Discontinue metoclopramide immediately in patients who develop signs and symptoms of TD. There is no known effective treatment for established cases of TD, although in some patients TD may remit, partially or completely, within several weeks to months after metoclopramide is withdrawn.

Metoclopramide itself may suppress, or partially suppress, the signs of TD, thereby masking the underlying disease process. The effect of this symptomatic suppression upon the long-term course of TD is unknown. Metoclopramide is contraindicated in patients with a history of TD [see Contraindications ( 4)]. Avoid metoclopramide in patients receiving other drugs that are likely to cause TD (e.g., antipsychotics).

5.2 Other Extrapyramidal Symptoms

In addition to TD, metoclopramide may cause other extrapyramidal symptoms (EPS), parkinsonian symptoms, and motor restlessness. Advise patients to seek immediate medical attention if such symptoms occur and to discontinue metoclopramide.

Extrapyramidal symptoms (EPS), such as acute dystonic reactions, occurred in patients treated with metoclopramide dosages of 30 mg to 40 mg daily. Such reactions occurred more frequently in adults less than 30 years of age and at higher than recommended dosages. EPS occurred more frequently in pediatric patients compared to adults (Metoclopramide is not approved for use in pediatric patients). Symptoms can occur in the first 24 to 48 hours after starting metoclopramide. Symptoms included involuntary movements of limbs and facial grimacing, torticollis, oculogyric crisis, rhythmic protrusion of tongue, bulbar type of speech, trismus, or dystonic reactions resembling tetanus. Rarely, dystonic reactions were present as stridor and dyspnea, possibly due to laryngospasm. Diphenhydramine hydrochloride or benztropine mesylate may be used to treat these adverse reactions. Avoid metoclopramide in patients receiving other drugs that can cause EPS (e.g., antipsychotics).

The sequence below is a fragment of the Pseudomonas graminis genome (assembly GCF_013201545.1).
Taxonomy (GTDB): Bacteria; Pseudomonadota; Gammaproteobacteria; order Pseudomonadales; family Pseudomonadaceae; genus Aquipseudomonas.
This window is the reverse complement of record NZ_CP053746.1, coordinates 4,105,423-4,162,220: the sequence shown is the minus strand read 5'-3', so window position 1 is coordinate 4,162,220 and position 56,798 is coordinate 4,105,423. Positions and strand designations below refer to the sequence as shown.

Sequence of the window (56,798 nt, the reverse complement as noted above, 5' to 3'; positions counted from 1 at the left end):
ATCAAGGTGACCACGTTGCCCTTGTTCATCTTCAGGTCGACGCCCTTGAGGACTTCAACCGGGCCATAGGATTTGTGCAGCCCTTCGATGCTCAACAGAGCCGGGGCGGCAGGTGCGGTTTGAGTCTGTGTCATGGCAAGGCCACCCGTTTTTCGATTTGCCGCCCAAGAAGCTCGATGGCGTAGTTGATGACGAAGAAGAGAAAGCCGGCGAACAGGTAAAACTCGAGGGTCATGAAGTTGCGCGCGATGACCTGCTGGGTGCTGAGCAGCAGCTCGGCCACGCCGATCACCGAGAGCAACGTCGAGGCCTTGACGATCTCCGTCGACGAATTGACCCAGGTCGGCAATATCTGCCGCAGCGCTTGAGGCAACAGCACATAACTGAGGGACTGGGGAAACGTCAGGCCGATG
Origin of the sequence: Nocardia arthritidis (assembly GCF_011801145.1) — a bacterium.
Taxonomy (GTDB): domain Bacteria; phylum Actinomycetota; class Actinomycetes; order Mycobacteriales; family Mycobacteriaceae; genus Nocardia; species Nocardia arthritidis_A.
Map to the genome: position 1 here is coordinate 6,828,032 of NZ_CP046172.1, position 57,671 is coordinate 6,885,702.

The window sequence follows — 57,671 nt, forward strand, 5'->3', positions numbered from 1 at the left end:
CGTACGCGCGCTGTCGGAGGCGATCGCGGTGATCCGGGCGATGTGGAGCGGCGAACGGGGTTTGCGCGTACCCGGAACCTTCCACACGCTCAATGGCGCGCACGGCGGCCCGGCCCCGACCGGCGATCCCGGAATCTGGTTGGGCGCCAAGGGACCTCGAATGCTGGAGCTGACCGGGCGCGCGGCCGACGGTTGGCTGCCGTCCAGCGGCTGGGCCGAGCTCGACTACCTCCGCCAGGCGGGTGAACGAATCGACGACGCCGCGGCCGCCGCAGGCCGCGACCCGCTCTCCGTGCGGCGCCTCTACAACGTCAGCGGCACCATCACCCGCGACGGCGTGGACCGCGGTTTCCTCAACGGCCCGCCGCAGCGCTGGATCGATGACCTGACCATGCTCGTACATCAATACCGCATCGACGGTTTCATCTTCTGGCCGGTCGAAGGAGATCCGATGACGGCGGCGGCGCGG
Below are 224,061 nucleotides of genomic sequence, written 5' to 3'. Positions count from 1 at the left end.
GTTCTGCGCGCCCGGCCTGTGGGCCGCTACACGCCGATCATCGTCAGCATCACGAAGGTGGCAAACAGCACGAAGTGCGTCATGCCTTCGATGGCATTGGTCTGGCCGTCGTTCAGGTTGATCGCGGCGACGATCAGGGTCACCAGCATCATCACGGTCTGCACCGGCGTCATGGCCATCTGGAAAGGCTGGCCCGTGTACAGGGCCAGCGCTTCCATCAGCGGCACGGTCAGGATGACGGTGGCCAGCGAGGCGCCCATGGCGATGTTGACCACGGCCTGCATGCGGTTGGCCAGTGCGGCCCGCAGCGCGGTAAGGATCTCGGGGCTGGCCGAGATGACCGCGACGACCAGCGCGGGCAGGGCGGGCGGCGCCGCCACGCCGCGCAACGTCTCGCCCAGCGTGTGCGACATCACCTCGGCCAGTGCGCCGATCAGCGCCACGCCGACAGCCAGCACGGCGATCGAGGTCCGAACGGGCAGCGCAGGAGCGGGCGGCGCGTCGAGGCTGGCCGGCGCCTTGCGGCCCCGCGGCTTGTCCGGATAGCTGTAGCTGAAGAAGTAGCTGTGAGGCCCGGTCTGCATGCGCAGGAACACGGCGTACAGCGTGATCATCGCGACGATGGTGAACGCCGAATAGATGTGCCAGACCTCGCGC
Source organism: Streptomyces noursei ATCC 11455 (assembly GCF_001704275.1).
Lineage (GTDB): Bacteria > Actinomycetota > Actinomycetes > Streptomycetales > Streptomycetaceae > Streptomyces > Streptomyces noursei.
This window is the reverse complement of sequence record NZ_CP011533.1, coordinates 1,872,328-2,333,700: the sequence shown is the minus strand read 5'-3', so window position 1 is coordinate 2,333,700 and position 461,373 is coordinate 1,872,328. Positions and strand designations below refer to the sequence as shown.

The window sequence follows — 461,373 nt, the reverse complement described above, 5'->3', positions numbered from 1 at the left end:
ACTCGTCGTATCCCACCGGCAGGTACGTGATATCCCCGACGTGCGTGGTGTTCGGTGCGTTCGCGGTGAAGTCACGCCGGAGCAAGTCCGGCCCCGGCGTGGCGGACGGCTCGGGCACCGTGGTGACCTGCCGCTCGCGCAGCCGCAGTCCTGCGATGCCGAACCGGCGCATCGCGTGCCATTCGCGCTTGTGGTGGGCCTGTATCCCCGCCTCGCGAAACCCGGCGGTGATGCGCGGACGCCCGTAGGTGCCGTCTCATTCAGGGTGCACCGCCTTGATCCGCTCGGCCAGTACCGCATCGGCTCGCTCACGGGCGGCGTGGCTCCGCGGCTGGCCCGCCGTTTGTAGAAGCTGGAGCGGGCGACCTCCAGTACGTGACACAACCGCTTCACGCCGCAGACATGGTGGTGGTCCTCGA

Parkinsonian symptoms (bradykinesia, tremor, cogwheel rigidity, mask-like facies) have occurred after starting metoclopramide, more commonly within the first 6 months, but also after longer periods. Symptoms generally have subsided within 2 to 3 months after discontinuation of metoclopramide. Avoid metoclopramide in patients with Parkinson’s disease and other patients being treated with antiparkinsonian drugs due to potential exacerbation of symptoms. Avoid treatment with metoclopramide for more than 12 weeks [see Dosage and Administration ( 2.2, 2.3), Warnings and Precautions ( 5.1)].
Motor restlessness (akathisia) has developed and consisted of feelings of anxiety, agitation, jitteriness, and insomnia, as well as inability to sit still, pacing, and foot tapping. If symptoms resolve, consider restarting at a lower dosage.